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Discussion Starter · #1 ·
Hi there.
Thanks for the great forum.
I'm busy trying to decide on a home charger to connect to a Polestar 2 and hope someone can help me. My charging will be quite erratic (some days nothing and others a full charge). Which of the chargers out there can connect to the vehicles to read their battery status? I have an economy 7 tariff so would like to use the off-peak time but scheduling won't be easy as I would need to start the charge prior to the off-peak start if I'm doing a full charge, and only later during off-peak if only doing a top up. I would obviously prefer not to do a manual setup every night. Any advise appreciated.
Thanks.
Alan
 

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Hi there.
Thanks for the great forum.
I'm busy trying to decide on a home charger to connect to a Polestar 2 and hope someone can help me. My charging will be quite erratic (some days nothing and others a full charge). Which of the chargers out there can connect to the vehicles to read their battery status? I have an economy 7 tariff so would like to use the off-peak time but scheduling won't be easy as I would need to start the charge prior to the off-peak start if I'm doing a full charge, and only later during off-peak if only doing a top up. I would obviously prefer not to do a manual setup every night. Any advise appreciated.
Thanks.
Alan
I don't think any AC 'charger' can read the car's battery status directly. (Is there even a lead in the standard charging cable that would allow it ?)

What they need to do is to connect to the car's 'app' (where there is one) using your credentials to get that information. That's certainly the way that Ohme do it - albeit with mixed success.
 

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Discussion Starter · #3 ·
I read the Ohme could do it but didn't know how. I thought there was some handshake communications that happen when connecting. The cars are intelligent enough to do it but I suppose no standards as yet.
Thanks for the info.
Alan
 

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The communications channel for AC charging on type 2 connectors is very limited, and amounts to making sure that power isn't connected until a vehicle is present, and that the vehicle doesn't try to draw more current than the maximum rating of the cable or supply.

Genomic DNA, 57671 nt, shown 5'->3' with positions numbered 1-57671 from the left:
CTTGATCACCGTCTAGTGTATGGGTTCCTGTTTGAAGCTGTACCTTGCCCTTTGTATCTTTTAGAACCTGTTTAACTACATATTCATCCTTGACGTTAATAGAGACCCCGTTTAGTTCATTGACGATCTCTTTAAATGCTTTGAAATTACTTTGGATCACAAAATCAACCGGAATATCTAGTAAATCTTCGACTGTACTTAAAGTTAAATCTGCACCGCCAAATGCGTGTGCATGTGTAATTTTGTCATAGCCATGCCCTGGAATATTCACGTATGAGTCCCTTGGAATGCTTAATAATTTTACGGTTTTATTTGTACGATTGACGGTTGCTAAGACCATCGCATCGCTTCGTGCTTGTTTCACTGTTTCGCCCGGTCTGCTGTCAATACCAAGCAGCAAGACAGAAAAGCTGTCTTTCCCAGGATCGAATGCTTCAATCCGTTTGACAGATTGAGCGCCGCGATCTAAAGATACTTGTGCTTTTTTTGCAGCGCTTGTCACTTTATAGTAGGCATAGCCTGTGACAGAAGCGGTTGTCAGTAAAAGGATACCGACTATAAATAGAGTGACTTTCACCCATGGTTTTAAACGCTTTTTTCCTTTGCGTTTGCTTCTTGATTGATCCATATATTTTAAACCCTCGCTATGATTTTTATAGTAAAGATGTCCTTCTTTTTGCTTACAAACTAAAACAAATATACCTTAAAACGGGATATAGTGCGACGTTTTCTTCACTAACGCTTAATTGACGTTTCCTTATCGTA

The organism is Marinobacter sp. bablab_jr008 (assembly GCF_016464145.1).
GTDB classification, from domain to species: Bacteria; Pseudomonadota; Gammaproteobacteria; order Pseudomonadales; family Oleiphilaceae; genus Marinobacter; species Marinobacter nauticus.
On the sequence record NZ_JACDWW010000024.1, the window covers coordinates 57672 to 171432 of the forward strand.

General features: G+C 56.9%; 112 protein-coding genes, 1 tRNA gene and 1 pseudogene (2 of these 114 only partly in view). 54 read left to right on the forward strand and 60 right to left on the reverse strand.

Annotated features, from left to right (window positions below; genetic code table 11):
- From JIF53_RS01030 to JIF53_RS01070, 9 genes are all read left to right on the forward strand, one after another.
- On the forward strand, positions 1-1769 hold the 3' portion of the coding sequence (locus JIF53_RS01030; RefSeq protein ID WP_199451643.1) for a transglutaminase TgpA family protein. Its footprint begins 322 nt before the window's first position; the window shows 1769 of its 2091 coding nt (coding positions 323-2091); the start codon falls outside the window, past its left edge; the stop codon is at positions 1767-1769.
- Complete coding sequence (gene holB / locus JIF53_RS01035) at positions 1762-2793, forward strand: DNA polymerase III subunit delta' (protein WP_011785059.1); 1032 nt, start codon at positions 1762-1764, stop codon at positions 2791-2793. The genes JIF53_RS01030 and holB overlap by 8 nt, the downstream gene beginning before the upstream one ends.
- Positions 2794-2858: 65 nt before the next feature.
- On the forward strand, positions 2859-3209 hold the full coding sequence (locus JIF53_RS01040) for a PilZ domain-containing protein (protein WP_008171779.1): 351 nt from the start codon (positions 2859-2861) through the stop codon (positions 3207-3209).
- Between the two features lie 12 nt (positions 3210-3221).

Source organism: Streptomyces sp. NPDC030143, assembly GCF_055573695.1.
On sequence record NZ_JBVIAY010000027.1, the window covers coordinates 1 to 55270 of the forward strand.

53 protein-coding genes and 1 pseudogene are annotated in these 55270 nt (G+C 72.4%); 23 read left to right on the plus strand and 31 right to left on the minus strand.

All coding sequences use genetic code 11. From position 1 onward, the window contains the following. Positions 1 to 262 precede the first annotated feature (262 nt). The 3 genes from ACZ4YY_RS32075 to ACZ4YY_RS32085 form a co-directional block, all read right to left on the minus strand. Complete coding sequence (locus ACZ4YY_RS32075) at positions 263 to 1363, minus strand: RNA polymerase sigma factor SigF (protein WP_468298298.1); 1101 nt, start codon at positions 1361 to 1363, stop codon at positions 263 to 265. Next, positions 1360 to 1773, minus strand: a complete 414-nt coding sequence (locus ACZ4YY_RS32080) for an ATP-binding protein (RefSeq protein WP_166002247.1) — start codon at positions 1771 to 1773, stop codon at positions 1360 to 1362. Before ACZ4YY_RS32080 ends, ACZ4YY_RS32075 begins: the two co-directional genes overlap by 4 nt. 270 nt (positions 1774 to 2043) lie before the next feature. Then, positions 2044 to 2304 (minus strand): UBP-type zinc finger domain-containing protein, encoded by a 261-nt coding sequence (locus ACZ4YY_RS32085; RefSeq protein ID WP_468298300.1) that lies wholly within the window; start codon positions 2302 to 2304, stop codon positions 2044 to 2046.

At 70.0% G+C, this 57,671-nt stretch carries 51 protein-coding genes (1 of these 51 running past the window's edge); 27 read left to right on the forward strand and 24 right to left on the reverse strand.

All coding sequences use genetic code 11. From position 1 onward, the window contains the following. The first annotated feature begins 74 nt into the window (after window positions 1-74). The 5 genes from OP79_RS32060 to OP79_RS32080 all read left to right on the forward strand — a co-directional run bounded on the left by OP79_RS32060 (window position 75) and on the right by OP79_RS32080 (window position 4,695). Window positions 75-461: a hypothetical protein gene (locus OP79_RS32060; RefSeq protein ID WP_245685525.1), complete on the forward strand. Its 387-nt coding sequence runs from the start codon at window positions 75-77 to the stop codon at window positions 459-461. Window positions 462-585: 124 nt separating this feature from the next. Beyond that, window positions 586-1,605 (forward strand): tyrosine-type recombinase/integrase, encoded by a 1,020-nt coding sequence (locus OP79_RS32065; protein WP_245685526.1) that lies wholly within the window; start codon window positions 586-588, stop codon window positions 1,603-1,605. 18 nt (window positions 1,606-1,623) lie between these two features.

DC chargers can show the vehicle's state of charge, but they have a much more sophisticated protocol.
 

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Discussion Starter · #5 ·
Thanks.
So, is there any point in going with a more intelligent charger when they all end up just working with schedules or unreliable app connections (which is worse when it doesn't work)?
I was wondering if I should go with something like the Ohme cause of the "intelligence" but now I'm leaning back to the zappi.
Oh well. Time to read more reviews.
 

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Connecting to the vehicle API, via the manufacturers server, is certainly possible with some cars. Doing this for a Tesla is a doddle, as the Tesla API has been reverse engineered and well documented, so it's very straightforward to use something like a Raspberry Pi to log in and do pretty much anything that the Tesla app can do, plus a great deal more. Not sure about other makes, but I'm sure some have been similarly reverse engineered, some may even have made the vehicle API public. This is the technique that some third party apps, like the one from Ohme, use to control some aspects of charging, I believe.

As above, the signalling between the car and AC charge point is very dumb, just an analogue signal to do safety checks, set current and turn the mains on and off to the charger. There's no detailed data exchange over this one wire signalling system.
 

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Before considering some potentially complicated technology, it might be worth thinking about what the next best solution might look like with just the car and a dumb charger.

Like you, I have erratic use and a time of use tariff (in my case Octopus Go Faster). My Leaf has a built in charging timer, which is set for 2030-0030 to match the cheap electricity rate. Most of the time, I wait until the car gets down to around 20% and then plug in and let the car take care of timing. Depending on exactly where the SoC is at the start, I finish with about 90-95%, which is generally fine. There is a view that limiting the number of times you charge to 100% can benefit the battery.

If I know I need to start a day with 100% and I’m already low, I can spread the charge over a couple of evenings.

Coming back from a long journey with low SoC, I just plug in and get what i can from the cheap rate.